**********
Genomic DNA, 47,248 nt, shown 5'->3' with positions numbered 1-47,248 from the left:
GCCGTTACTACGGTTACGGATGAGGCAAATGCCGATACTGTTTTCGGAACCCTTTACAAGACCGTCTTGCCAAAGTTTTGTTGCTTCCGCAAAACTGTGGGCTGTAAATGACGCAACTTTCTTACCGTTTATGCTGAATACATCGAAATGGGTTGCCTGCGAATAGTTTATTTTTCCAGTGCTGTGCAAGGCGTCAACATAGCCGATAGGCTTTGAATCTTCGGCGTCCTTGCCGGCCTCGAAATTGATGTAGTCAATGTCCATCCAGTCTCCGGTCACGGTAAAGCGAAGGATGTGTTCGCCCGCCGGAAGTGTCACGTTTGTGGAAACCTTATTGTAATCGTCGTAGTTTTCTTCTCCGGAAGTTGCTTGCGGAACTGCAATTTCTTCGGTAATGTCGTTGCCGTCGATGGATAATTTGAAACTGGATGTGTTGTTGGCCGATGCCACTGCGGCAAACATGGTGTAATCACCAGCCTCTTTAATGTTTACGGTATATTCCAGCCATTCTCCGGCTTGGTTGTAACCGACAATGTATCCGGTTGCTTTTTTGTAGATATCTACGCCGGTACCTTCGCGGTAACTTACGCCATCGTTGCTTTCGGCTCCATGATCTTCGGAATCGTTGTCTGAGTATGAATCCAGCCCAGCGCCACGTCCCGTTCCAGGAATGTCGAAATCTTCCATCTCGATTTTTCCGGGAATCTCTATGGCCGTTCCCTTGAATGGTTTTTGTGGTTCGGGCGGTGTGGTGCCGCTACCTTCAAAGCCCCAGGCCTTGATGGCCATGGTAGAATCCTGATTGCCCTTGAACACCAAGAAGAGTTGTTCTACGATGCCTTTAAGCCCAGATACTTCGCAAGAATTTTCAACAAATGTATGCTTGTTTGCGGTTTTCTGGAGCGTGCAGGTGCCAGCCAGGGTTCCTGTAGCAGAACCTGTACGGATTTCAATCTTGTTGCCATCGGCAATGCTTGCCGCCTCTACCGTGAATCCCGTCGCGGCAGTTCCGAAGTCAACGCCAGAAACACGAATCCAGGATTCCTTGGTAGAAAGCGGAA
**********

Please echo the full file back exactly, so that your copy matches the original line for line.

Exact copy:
Genomic DNA, 47,248 nt, shown 5'->3' with positions numbered 1-47,248 from the left:
GCCGTTACTACGGTTACGGATGAGGCAAATGCCGATACTGTTTTCGGAACCCTTTACAAGACCGTCTTGCCAAAGTTTTGTTGCTTCCGCAAAACTGTGGGCTGTAAATGACGCAACTTTCTTACCGTTTATGCTGAATACATCGAAATGGGTTGCCTGCGAATAGTTTATTTTTCCAGTGCTGTGCAAGGCGTCAACATAGCCGATAGGCTTTGAATCTTCGGCGTCCTTGCCGGCCTCGAAATTGATGTAGTCAATGTCCATCCAGTCTCCGGTCACGGTAAAGCGAAGGATGTGTTCGCCCGCCGGAAGTGTCACGTTTGTGGAAACCTTATTGTAATCGTCGTAGTTTTCTTCTCCGGAAGTTGCTTGCGGAACTGCAATTTCTTCGGTAATGTCGTTGCCGTCGATGGATAATTTGAAACTGGATGTGTTGTTGGCCGATGCCACTGCGGCAAACATGGTGTAATCACCAGCCTCTTTAATGTTTACGGTATATTCCAGCCATTCTCCGGCTTGGTTGTAACCGACAATGTATCCGGTTGCTTTTTTGTAGATATCTACGCCGGTACCTTCGCGGTAACTTACGCCATCGTTGCTTTCGGCTCCATGATCTTCGGAATCGTTGTCTGAGTATGAATCCAGCCCAGCGCCACGTCCCGTTCCAGGAATGTCGAAATCTTCCATCTCGATTTTTCCGGGAATCTCTATGGCCGTTCCCTTGAATGGTTTTTGTGGTTCGGGCGGTGTGGTGCCGCTACCTTCAAAGCCCCAGGCCTTGATGGCCATGGTAGAATCCTGATTGCCCTTGAACACCAAGAAGAGTTGTTCTACGATGCCTTTAAGCCCAGATACTTCGCAAGAATTTTCAACAAATGTATGCTTGTTTGCGGTTTTCTGGAGCGTGCAGGTGCCAGCCAGGGTTCCTGTAGCAGAACCTGTACGGATTTCAATCTTGTTGCCATCGGCAATGCTTGCCGCCTCTACCGTGAATCCCGTCGCGGCAGTTCCGAAGTCAACGCCAGAAACACGAATCCAGGATTCCTTGGTAGAAAGCGGAA